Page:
Mark 14:1-15:47
Humility at its Highest Level by Rev. Jack Peterson
Reprinted by permission of "The Arlington Catholic Herald"

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Mark wrote to explain Christ
to the new Gentile converts.

The Church wisely chose the famous canticle from the second chapter of the letter to the Philippians to help us navigate through the liturgy on Palm Sunday and the proclamation of the Lord’s Passion.

Two simple lines jump out from the page and give direction to the flood of emotions and ideas that overwhelm us as we ponder the tragic events that mark the end of Jesus’ life on this earth: “he emptied himself” and “he humbled himself.”

First of all, both of these statements obviously make use of action verbs.  Jesus was not a passive player in the events that brought Him to the end of His earthly journey.  Rather, He was fully aware of what was going on, He was fully in command of His actions in spite of His agony, and He was fully committed to accomplishing the will of His Father.  No one took His life from Him.  He laid it down for our sake.

St. Paul tells us that Jesus “emptied himself, taking the form of a slave.”  It is important to pray with this Passion narrative this week (Mk 14:1-15:47), to pause along the way at key moments in the drama, and to strive to comprehend the magnitude of Jesus’ love and the depths to which He emptied Himself during His Passion.

Some of the moments that we might stop at to ponder include the following scenes: Judas betrays Our Lord with a kiss to the cheek; Jesus’ trouble and distress in the garden reaches a pinnacle (“My soul is sorrowful even to death”); the Twelve Apostles completely abandon Jesus upon the arrival of the chief priests and the scribes at Gethsemane (“And they all left him and fled”); Peter vehemently denies his relationship with Our Lord (“I do not know this man about whom you are talking”); and the religious leaders mock Our Savior as He hangs upon the cross (Likewise the chief priests, with the scribes, mocked him among themselves and said: ‘He saved others; he cannot save himself.’”)  Jesus emptied Himself and allowed others to treat Him like a slave.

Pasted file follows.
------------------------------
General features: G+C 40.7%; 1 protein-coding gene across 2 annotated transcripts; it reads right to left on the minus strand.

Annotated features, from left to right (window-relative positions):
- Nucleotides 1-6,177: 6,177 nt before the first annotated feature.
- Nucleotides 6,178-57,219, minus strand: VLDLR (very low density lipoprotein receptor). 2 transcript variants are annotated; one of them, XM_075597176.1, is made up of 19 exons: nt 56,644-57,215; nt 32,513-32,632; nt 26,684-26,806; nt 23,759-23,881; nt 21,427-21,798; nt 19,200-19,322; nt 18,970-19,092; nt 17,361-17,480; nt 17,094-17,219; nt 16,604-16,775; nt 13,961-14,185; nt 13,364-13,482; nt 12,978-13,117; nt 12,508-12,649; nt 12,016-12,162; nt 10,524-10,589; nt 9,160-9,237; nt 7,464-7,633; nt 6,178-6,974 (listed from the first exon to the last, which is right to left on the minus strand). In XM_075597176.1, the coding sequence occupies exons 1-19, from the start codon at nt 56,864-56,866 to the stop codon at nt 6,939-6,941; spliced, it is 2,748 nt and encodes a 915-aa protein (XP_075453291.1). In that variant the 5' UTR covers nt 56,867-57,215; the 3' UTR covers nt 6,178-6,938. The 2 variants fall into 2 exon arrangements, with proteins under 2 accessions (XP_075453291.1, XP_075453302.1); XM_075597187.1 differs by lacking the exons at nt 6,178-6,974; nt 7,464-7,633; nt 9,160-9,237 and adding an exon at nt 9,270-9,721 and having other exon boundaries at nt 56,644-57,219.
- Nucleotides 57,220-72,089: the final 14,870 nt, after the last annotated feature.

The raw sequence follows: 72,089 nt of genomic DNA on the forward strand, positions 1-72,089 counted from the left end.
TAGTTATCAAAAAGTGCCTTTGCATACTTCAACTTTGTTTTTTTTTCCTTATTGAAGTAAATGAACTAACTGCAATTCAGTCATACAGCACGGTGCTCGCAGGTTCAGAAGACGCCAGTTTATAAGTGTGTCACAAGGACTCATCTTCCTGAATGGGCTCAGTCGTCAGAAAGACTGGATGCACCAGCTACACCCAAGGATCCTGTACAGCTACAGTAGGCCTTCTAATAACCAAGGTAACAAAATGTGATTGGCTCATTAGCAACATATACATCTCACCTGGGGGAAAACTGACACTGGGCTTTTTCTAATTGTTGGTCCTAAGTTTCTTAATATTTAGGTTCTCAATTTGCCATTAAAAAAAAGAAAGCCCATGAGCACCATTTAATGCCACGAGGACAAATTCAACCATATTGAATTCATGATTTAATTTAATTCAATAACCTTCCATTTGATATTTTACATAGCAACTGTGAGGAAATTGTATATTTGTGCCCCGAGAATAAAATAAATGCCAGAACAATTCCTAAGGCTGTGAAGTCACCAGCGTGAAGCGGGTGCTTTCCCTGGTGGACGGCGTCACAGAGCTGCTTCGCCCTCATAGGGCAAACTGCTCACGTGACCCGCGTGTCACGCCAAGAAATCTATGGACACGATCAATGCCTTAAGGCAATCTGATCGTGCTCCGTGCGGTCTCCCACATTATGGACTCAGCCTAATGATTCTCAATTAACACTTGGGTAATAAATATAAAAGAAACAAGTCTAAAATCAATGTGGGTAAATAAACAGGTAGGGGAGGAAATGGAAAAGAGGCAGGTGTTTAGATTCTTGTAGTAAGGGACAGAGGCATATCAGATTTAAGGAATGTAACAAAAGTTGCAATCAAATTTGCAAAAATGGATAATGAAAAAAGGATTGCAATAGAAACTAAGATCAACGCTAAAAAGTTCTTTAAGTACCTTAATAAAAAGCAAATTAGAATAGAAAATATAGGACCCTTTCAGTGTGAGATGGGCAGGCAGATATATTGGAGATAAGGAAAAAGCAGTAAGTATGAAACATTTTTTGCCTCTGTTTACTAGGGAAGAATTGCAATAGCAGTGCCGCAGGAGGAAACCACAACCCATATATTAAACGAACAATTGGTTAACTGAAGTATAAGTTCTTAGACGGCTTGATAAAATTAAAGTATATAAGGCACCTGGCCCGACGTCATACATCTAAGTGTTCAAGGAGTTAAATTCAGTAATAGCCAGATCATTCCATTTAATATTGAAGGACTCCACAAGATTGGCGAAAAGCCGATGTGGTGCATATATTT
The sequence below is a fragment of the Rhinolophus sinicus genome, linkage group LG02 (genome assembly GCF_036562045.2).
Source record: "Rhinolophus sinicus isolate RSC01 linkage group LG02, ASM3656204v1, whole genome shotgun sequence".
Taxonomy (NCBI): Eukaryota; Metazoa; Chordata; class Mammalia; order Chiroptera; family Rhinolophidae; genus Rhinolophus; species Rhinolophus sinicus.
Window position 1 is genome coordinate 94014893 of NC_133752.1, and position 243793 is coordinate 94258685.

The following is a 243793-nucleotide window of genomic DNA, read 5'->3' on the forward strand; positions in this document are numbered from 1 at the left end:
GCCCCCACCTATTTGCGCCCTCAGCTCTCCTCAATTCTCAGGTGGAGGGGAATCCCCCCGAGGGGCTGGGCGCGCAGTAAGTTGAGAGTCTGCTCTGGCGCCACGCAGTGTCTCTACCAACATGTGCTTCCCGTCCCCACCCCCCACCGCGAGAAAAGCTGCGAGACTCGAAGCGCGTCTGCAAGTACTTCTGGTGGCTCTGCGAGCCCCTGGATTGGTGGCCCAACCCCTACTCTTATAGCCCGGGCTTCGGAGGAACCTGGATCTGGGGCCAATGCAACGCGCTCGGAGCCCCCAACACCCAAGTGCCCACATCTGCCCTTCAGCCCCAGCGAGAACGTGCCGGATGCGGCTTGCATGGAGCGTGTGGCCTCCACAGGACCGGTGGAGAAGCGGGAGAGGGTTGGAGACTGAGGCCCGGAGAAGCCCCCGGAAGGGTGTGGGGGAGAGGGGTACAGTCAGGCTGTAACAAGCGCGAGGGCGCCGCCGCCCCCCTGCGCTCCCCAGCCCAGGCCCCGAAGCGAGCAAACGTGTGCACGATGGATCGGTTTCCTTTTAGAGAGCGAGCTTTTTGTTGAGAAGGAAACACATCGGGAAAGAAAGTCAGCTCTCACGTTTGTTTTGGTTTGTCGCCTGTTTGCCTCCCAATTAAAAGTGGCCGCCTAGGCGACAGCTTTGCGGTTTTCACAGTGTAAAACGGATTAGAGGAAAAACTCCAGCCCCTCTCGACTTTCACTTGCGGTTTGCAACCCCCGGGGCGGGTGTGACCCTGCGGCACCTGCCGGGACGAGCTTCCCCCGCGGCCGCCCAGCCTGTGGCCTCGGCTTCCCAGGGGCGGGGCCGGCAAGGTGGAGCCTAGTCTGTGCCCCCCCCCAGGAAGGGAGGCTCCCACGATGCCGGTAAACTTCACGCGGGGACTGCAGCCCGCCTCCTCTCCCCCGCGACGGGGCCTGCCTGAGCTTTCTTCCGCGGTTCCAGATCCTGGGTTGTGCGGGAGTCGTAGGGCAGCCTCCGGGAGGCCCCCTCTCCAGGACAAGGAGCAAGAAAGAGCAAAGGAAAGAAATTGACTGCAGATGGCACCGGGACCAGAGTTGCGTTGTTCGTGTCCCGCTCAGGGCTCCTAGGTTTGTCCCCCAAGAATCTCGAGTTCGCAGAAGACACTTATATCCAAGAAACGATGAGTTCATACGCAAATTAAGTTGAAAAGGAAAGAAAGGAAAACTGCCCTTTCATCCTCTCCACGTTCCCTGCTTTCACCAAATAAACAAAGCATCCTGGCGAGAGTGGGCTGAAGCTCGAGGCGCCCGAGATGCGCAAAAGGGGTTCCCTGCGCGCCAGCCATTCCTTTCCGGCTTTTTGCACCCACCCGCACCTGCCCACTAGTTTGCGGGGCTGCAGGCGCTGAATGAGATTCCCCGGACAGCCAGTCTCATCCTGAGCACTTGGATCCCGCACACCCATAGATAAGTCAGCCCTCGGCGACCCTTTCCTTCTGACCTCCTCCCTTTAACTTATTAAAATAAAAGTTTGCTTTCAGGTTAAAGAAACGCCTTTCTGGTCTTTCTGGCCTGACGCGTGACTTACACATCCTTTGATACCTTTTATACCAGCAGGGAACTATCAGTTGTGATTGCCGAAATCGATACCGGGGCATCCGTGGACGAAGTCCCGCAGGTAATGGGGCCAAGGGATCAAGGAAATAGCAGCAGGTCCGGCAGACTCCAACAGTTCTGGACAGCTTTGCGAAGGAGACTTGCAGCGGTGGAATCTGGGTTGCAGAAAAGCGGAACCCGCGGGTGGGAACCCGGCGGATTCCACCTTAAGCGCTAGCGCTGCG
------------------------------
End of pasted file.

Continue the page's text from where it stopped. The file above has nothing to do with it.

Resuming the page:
St. Paul continues: “He (Jesus) humbled himself, becoming obedient to the point of death.”  Jesus emptied himself during His Passion to a degree that is hard to grasp.  Yet, Jesus did not stop there.  His commitment to His saving work and His obedience to the will of His Father led Him to the ultimate act of humility, death on the cross.

Our Lord’s death bore witness to the truth that Jesus came to destroy sin.  The last and most devastating conseq1unce of sin is death.  Jesus had to venture into that realm in order to redeem us.  In an effort to fully embrace and redeem humanity, Jesus went down to the very nadir of our human condition.  That is, He chose to experience the full effect of sin, which is to be cut off completely from God.  So, from the cross flowed the famous cry of Our Lord, “My God, my God, why have you forsaken me?”  Moments later, He surrendered His life into the hands of His Father.  This is humility at its highest level.

Lord Jesus, pour forth your Spirit into our hearts this week that we may gaze with ever growing faith at the height, depth and width of your redeeming love poured out upon us during your Passion.  By your grace may our lives be transformed so that we may pour out our lives in loving service of You and neighbor and imitate your humility.

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